You know when you read articles about “the industry” and they discuss the degradation and dumbing down of audiences through the modern blockbuster? Warner Bros.’ reboot of Tomb Raider should now be at the top of that conversation. No intelligent audience will watch this movie and let its every trope, cliché, nonsensical plot point, or over-the-top dialogue escape their immediate viewing experience. The film nearly gets a pass for putting a talented Oscar-winning actress in its lead role and allowing her to take the spotlight, but not even Alicia Vikander can save this film from its own confusing mediocrity.
This remake of the popular video game adaptation sees Lara Croft (Vikander) as a poor bike courier in London, running away from her would-be inheritance that her father left her before jetting off seven years earlier to find the tomb of an ancient Japanese Queen. When her father’s will leads Lara to finding his hidden research and the mysterious island that he disappeared to, Lara embarks on a perilous journey to either rescue her long-lost father, or at least find answers.
The basic plot is simple enough, or so one would think. Instead, screenwriters Alastair Siddons (Trespass Against Us) and Geneva Robertson-Dworet (upcoming Captain Marvel, crossing our fingers) seemed to have gone out of their way to make the plot of this film nearly incomprehensible. It is unclear throughout, aside from the flimsy colonial explanations, as to why any of the explorers are interested in finding this tomb in the first place. Sure, it belongs to an ancient Japanese Queen who was known to possess supernatural powers that involved killing anyone she touched, but why that would prompt a basic British businessman like Lara’s father to abandon his young child is beyond me. Furthermore, the constant tease of the supernatural throughout is not at all paid off, which would have ultimately helped the movie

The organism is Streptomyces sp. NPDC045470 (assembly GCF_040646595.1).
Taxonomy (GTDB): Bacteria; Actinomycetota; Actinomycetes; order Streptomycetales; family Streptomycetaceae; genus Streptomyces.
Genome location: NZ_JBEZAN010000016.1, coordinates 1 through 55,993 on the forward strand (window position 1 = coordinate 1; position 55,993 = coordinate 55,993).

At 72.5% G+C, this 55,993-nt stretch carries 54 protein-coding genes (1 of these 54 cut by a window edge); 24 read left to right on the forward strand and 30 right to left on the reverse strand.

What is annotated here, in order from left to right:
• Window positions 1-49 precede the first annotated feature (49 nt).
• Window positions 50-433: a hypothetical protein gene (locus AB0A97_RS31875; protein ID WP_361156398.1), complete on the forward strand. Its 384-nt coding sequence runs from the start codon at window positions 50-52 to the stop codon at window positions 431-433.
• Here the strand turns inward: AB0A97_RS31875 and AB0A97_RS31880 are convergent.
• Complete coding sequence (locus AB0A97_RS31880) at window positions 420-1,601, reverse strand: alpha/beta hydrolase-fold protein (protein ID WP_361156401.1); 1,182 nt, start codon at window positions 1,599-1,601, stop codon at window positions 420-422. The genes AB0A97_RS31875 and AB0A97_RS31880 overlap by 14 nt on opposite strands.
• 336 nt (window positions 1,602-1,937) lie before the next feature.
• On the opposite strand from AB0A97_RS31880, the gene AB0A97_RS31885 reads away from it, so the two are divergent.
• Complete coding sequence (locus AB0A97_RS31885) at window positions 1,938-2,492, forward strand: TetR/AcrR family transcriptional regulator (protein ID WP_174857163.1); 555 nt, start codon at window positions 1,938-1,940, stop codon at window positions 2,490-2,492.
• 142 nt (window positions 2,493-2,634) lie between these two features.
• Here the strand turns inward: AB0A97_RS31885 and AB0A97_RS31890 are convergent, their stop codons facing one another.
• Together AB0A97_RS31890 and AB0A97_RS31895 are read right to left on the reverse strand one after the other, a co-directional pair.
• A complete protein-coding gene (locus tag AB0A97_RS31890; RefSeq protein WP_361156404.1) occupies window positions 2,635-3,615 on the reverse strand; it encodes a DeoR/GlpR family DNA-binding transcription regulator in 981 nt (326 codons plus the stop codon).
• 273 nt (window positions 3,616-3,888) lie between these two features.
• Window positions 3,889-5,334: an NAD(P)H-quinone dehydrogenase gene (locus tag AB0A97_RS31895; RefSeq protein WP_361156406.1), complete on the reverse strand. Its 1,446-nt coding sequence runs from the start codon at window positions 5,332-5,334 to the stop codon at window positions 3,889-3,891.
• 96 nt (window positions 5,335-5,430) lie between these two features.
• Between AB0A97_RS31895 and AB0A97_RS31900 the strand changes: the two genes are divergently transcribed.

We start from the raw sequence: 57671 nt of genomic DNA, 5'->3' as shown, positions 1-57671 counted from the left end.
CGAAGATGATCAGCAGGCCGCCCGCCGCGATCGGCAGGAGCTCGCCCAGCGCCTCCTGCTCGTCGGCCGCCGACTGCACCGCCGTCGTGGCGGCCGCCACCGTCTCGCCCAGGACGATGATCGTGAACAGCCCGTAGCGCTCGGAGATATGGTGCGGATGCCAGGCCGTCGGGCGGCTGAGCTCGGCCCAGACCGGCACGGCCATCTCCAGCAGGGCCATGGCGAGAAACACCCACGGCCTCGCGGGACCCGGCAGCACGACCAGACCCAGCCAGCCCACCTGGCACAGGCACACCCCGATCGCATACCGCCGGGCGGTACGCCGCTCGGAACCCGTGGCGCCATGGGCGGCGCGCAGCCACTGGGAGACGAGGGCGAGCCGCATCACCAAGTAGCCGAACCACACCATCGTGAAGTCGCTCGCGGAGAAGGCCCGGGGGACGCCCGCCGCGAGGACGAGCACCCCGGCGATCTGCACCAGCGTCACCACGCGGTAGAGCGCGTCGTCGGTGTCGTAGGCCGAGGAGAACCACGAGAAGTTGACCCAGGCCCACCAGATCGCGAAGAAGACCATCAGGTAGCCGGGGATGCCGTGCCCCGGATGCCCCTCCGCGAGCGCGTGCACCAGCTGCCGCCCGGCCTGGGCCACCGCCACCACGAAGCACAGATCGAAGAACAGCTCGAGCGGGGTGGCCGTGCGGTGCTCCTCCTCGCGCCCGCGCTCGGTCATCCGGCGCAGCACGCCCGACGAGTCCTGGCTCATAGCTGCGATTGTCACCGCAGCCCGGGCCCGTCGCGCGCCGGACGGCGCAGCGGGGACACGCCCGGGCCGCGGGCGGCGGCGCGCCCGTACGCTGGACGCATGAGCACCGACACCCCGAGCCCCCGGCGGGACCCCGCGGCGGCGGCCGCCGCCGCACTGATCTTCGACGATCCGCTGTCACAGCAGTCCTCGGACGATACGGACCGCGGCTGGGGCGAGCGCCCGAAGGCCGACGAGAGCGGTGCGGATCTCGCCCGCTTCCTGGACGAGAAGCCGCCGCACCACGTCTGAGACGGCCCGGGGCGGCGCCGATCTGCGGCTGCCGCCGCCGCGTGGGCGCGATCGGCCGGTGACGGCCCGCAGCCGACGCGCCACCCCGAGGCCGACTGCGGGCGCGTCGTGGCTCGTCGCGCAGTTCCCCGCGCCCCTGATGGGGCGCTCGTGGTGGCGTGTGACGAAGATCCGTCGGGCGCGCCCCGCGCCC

The supporting players of the film are equally disappointing. Dominic West as Richard Croft and Walton Goggins as villain-slash-pawn Mathias Vogel were both under-utilized for their talent. Daniel Wu (Geostorm) as Lara’s unlikely traveling companion Lu Ren presents opportunity for intrigue, until he’s pushed aside halfway through the movie. The most interesting thing that this film does in terms of story is with Kristen Scott Thomas’ character. Without going into much detail, she presents an opportunity to take the story forward in unique ways for a potential sequel, which you can tell by the end of the film that Warner Bros. is definitely clamoring for.
To give director Roar Uthuag a little bit of credit, the film was shot with distinct detail, and the action sequences were the film’s highlights. The visual rising action will have the audience on the edge of their seats in the interim between confusing plot points. That said, I encourage anyone seeing this film to plan on a drinking game in which you take a sip each time Lara Croft dangles her body off a new surface (Ethan Hunt better watch his back). If anything, this film is a testament to the incredible amount of training that Vikander went through and was able to put into good use. She looks in incredible form throughout and really carries what she can of the film.
Verdict: 2 out of 5
I would actually encourage those considering watching this film to turn back to the original Angelina Jolie adaptations as an alternative. The new Tomb Raider does not add anything of value to the franchise and may even be a step back altogether. If you are a Vikander fan though, and love choreographed action sequences, I say go for it! But really, take me up on that drinking game.